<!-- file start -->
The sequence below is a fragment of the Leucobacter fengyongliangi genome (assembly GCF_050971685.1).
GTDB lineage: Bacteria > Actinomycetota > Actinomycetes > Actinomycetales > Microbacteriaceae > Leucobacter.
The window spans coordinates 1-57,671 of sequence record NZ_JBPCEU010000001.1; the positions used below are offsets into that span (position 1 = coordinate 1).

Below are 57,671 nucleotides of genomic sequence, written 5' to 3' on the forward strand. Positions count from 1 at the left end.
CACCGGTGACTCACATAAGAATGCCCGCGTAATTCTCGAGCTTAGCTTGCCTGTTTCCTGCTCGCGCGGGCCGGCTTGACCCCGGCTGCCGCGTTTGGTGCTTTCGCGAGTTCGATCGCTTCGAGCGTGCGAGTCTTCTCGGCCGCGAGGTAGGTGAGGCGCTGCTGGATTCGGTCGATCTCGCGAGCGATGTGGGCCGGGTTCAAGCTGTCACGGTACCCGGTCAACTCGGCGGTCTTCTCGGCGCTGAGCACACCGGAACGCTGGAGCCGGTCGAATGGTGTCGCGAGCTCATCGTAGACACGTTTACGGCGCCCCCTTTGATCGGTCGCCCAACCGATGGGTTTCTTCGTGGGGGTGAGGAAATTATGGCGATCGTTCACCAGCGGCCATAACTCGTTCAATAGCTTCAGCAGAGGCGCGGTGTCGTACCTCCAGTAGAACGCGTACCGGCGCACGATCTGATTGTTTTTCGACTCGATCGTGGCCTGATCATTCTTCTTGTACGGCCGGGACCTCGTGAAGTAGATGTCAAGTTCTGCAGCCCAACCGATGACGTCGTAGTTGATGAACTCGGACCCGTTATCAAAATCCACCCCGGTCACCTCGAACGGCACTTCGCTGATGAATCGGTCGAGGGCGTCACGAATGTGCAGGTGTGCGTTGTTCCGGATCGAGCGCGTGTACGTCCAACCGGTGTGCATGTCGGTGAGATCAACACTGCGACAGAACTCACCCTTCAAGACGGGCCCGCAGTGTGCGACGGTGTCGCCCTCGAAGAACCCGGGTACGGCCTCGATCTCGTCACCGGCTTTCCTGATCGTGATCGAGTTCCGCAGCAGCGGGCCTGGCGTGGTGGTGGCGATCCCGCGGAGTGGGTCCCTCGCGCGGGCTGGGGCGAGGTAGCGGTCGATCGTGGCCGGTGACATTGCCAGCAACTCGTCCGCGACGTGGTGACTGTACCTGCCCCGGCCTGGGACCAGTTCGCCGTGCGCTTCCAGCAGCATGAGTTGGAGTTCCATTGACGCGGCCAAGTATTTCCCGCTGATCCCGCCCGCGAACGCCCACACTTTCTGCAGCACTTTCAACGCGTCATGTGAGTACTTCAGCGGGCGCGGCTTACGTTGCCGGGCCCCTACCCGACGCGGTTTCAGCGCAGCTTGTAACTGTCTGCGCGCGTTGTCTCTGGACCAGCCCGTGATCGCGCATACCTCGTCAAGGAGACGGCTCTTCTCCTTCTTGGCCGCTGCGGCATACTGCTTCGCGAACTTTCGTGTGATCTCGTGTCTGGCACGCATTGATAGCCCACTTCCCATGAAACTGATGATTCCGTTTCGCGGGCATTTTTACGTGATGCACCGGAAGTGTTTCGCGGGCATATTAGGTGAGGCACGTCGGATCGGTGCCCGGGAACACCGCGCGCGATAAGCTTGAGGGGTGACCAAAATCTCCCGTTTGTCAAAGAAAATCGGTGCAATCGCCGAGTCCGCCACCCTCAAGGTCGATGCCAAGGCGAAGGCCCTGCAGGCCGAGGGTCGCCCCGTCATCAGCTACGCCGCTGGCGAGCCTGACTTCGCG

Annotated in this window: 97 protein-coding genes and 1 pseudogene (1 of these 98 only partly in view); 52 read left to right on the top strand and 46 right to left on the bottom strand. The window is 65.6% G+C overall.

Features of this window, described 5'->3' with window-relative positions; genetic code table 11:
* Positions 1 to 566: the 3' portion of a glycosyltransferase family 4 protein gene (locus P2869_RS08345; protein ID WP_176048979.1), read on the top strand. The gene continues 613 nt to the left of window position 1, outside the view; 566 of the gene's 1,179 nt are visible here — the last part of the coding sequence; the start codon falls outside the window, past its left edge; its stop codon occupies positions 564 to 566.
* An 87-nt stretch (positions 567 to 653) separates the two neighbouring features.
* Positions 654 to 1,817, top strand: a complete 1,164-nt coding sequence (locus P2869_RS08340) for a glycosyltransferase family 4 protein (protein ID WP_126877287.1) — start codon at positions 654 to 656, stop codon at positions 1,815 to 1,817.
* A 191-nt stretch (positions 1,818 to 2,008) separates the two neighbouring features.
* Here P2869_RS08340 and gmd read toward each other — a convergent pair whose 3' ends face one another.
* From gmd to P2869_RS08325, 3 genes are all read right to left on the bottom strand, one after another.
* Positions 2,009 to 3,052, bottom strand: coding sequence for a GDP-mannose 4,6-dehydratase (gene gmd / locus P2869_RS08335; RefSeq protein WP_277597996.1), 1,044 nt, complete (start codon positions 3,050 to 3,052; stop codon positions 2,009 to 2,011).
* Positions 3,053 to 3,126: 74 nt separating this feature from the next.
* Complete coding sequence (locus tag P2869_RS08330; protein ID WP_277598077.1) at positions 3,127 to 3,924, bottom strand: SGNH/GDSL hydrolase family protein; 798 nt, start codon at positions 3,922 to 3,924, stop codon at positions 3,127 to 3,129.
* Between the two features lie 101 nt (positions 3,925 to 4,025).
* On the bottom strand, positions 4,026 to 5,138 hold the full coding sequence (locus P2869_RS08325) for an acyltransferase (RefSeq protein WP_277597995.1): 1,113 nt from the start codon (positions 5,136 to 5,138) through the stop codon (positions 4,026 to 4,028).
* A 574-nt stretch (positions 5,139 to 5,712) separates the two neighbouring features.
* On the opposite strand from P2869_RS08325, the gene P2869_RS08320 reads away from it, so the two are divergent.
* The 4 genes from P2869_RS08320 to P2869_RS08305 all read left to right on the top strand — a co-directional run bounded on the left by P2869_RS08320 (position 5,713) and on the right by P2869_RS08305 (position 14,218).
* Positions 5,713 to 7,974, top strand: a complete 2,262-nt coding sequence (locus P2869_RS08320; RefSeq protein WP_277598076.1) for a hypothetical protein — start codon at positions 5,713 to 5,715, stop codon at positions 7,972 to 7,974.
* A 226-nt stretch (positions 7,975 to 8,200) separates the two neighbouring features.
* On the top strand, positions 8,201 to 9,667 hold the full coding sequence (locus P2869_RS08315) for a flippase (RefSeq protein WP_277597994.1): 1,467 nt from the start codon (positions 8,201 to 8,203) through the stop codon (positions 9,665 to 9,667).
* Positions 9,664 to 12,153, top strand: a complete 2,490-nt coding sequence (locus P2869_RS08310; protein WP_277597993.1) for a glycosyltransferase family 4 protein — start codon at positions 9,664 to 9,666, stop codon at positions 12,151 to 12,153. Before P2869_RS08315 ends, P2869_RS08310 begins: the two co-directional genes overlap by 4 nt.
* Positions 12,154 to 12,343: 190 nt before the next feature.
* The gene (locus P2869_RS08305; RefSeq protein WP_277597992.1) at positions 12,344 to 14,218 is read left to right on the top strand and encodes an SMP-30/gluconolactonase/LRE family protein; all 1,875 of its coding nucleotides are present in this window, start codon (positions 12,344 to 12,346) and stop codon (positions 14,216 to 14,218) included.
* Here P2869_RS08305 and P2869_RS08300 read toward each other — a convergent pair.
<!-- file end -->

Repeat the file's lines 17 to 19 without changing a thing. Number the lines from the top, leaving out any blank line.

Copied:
* Between the two features lie 101 nt (positions 3,925 to 4,025).
* On the bottom strand, positions 4,026 to 5,138 hold the full coding sequence (locus P2869_RS08325) for an acyltransferase (RefSeq protein WP_277597995.1): 1,113 nt from the start codon (positions 5,136 to 5,138) through the stop codon (positions 4,026 to 4,028).
* A 574-nt stretch (positions 5,139 to 5,712) separates the two neighbouring features.